The U.S. Department of Homeland Security, Immigration and Customs Enforcement (ICE), investigates an employer’s hiring of undocumented workers or compliance with the I-9 verification process. The U.S. Department of Justice investigates I-9 verification practices that constitute discrimination against qualified workers based on their citizenship status. Both agencies have been increasing their focus on workplace audits in recent years, in order to identify and impose civil and/or criminal penalties on employers who are not compliant with the I-9 employment eligibility verification provisions. The following are examples of the outcome of a few of these ICE audits:

  • Owner of China King Buffet, Green Bay, Wisconsin, sentenced to 15 months in prison for harboring undocumented aliens to work at his restaurant.

  • Four Seasons Earthworks, a family-run construction business legally employing 22 employees, all authorized to work in the U.S., was still imposed a $9,500 fine for incomplete I-9 records.

  • Infinite Visions, LLC, a clothing manufacturer in New Jersey was fined $625,000 for I-9 form and recordkeeping violations.

  • Aquila Farms, LLC, a Michigan dairy farm, and its owners were ordered to pay nearly $3 million in penalties for knowingly hiring undocumented aliens.

  • HerbCo, a Washington-based supplier of fresh organic herbs to nearly 2,700 grocers, was fined $1 million for knowingly hiring undocumented aliens; the corporation executives were sentenced to one year probation for aiding and abetting a pattern and practice of employing undocumented aliens.

  • Centerplate, Inc., a food service/hospitality company in South Carolina was charged with discrimination against employment-authorized aliens by requiring specific documents to prove employment authorization. The company agreed to pay $250,000 in civil penalties.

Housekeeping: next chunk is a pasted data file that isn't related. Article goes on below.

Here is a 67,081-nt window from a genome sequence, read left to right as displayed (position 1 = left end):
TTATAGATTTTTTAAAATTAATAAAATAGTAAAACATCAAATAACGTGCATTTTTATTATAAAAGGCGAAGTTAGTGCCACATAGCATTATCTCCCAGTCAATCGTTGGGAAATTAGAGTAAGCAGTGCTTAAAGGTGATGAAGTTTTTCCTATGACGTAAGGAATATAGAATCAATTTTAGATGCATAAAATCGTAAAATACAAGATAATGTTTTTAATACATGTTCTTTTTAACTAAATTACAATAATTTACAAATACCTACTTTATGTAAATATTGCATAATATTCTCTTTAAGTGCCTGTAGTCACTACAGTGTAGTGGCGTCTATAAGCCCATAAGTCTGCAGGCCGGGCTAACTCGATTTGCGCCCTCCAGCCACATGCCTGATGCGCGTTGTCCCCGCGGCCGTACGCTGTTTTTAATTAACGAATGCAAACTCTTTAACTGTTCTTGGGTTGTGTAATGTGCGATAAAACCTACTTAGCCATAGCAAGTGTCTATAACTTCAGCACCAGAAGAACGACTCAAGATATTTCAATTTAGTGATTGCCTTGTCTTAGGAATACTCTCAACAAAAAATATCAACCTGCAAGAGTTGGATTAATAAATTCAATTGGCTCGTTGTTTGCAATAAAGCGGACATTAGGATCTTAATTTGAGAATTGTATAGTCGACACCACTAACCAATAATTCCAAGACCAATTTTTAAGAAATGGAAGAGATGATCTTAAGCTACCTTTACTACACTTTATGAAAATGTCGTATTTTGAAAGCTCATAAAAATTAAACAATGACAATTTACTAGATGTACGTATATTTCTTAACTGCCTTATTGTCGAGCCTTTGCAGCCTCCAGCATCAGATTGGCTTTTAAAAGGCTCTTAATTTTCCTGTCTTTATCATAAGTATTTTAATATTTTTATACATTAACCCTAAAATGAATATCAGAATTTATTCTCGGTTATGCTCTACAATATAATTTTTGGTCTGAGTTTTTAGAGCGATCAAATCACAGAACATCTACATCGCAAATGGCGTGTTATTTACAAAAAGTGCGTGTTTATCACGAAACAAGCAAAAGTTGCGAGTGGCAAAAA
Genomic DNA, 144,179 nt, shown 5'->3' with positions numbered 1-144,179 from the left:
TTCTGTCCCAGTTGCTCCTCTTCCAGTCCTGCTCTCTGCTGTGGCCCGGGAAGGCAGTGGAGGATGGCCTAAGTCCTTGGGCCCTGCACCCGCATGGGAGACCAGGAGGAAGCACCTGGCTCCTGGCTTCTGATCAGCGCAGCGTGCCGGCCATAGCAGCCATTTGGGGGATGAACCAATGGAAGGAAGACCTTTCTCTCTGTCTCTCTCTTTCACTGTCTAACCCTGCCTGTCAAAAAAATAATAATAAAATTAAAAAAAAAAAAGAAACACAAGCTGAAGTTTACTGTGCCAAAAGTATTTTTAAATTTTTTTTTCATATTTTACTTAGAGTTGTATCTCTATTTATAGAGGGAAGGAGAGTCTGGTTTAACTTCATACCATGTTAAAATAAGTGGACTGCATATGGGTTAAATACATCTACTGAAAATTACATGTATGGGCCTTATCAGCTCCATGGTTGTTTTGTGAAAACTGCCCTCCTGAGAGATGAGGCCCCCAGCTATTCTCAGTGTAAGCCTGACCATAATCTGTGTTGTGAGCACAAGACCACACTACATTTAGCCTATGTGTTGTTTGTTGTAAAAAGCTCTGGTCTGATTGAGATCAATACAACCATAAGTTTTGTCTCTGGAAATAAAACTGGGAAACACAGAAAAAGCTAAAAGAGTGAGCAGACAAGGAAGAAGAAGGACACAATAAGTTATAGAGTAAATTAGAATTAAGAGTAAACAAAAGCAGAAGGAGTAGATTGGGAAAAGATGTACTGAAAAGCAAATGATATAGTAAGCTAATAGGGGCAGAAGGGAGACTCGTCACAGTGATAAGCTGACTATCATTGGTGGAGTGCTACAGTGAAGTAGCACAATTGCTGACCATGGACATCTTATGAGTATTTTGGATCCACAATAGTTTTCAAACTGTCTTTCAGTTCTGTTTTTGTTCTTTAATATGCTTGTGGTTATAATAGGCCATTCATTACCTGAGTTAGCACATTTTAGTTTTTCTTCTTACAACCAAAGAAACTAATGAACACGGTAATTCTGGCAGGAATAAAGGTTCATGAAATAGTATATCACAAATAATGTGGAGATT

At DeWitt, we have the knowledge and experience to help you review and when possible, guide you to ensure your existing I-9 records are correct. We can also train your human resources and administrative personnel to ensure consistent compliance with the I-9 Employment Eligibility Verification process. If you believe that your company’s I-9 practices have not been consistently applied, or you would like to ensure that your company’s practices are in compliance with the I-9 verification process, contact Attorney Raluca (Luca) Vais-Ottosen at or (608) 252-9291.

About the Author

Raluca Vais-Ottosen has assisted numerous clients with Immigration matters ranging from family-based and individual Immigration applications, to employment related visas and I-9 employment eligibility verification issues. In addition to her Immigration practice, she also has an extensive background in Employment Law. She assists companies in a number of areas, including but not limited to claims of workplace discrimination, harassment and retaliation, termination and constructive discharge, workplace investigations by State and Federal agencies, as well as Employment Litigation.

Contact Luca by email or by phone at (608) 252-9291.